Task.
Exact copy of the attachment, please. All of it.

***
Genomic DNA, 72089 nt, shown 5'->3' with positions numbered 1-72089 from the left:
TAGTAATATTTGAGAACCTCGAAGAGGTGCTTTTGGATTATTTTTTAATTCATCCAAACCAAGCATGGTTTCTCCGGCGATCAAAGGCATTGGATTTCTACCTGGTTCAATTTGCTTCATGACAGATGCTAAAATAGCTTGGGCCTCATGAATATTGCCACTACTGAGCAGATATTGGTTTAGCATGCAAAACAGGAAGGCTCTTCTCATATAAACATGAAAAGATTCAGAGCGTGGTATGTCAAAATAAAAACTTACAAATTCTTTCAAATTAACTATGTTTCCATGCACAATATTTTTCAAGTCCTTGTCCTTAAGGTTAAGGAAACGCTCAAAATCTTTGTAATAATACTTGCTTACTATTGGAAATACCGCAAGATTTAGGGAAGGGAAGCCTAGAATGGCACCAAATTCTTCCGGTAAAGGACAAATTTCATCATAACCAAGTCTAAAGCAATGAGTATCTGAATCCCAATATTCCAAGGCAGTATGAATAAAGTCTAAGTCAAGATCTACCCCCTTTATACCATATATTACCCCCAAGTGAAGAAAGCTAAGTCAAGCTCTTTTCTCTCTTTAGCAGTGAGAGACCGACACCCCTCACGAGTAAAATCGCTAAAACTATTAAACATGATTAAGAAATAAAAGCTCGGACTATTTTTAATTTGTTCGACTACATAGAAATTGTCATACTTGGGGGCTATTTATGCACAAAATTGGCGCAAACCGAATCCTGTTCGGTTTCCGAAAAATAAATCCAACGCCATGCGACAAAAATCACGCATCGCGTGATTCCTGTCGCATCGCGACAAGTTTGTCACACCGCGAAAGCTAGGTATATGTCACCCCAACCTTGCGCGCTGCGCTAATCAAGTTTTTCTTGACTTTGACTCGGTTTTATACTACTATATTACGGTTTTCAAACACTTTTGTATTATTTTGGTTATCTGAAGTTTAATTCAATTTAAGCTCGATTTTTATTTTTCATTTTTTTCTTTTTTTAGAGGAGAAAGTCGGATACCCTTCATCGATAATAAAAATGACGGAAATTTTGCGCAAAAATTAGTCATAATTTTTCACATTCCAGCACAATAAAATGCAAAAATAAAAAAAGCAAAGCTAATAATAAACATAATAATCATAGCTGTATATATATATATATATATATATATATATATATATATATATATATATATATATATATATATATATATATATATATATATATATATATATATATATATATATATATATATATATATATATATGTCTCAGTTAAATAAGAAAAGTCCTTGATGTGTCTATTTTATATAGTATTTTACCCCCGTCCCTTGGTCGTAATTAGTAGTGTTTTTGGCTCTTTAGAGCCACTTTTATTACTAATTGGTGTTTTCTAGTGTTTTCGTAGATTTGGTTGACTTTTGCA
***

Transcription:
Genomic DNA, 72089 nt, shown 5'->3' with positions numbered 1-72089 from the left:
TAGTAATATTTGAGAACCTCGAAGAGGTGCTTTTGGATTATTTTTTAATTCATCCAAACCAAGCATGGTTTCTCCGGCGATCAAAGGCATTGGATTTCTACCTGGTTCAATTTGCTTCATGACAGATGCTAAAATAGCTTGGGCCTCATGAATATTGCCACTACTGAGCAGATATTGGTTTAGCATGCAAAACAGGAAGGCTCTTCTCATATAAACATGAAAAGATTCAGAGCGTGGTATGTCAAAATAAAAACTTACAAATTCTTTCAAATTAACTATGTTTCCATGCACAATATTTTTCAAGTCCTTGTCCTTAAGGTTAAGGAAACGCTCAAAATCTTTGTAATAATACTTGCTTACTATTGGAAATACCGCAAGATTTAGGGAAGGGAAGCCTAGAATGGCACCAAATTCTTCCGGTAAAGGACAAATTTCATCATAACCAAGTCTAAAGCAATGAGTATCTGAATCCCAATATTCCAAGGCAGTATGAATAAAGTCTAAGTCAAGATCTACCCCCTTTATACCATATATTACCCCCAAGTGAAGAAAGCTAAGTCAAGCTCTTTTCTCTCTTTAGCAGTGAGAGACCGACACCCCTCACGAGTAAAATCGCTAAAACTATTAAACATGATTAAGAAATAAAAGCTCGGACTATTTTTAATTTGTTCGACTACATAGAAATTGTCATACTTGGGGGCTATTTATGCACAAAATTGGCGCAAACCGAATCCTGTTCGGTTTCCGAAAAATAAATCCAACGCCATGCGACAAAAATCACGCATCGCGTGATTCCTGTCGCATCGCGACAAGTTTGTCACACCGCGAAAGCTAGGTATATGTCACCCCAACCTTGCGCGCTGCGCTAATCAAGTTTTTCTTGACTTTGACTCGGTTTTATACTACTATATTACGGTTTTCAAACACTTTTGTATTATTTTGGTTATCTGAAGTTTAATTCAATTTAAGCTCGATTTTTATTTTTCATTTTTTTCTTTTTTTAGAGGAGAAAGTCGGATACCCTTCATCGATAATAAAAATGACGGAAATTTTGCGCAAAAATTAGTCATAATTTTTCACATTCCAGCACAATAAAATGCAAAAATAAAAAAAGCAAAGCTAATAATAAACATAATAATCATAGCTGTATATATATATATATATATATATATATATATATATATATATATATATATATATATATATATATATATATATATATATATATATATATATATATATATATATATATATATATATATATATATGTCTCAGTTAAATAAGAAAAGTCCTTGATGTGTCTATTTTATATAGTATTTTACCCCCGTCCCTTGGTCGTAATTAGTAGTGTTTTTGGCTCTTTAGAGCCACTTTTATTACTAATTGGTGTTTTCTAGTGTTTTCGTAGATTTGGTTGACTTTTGCA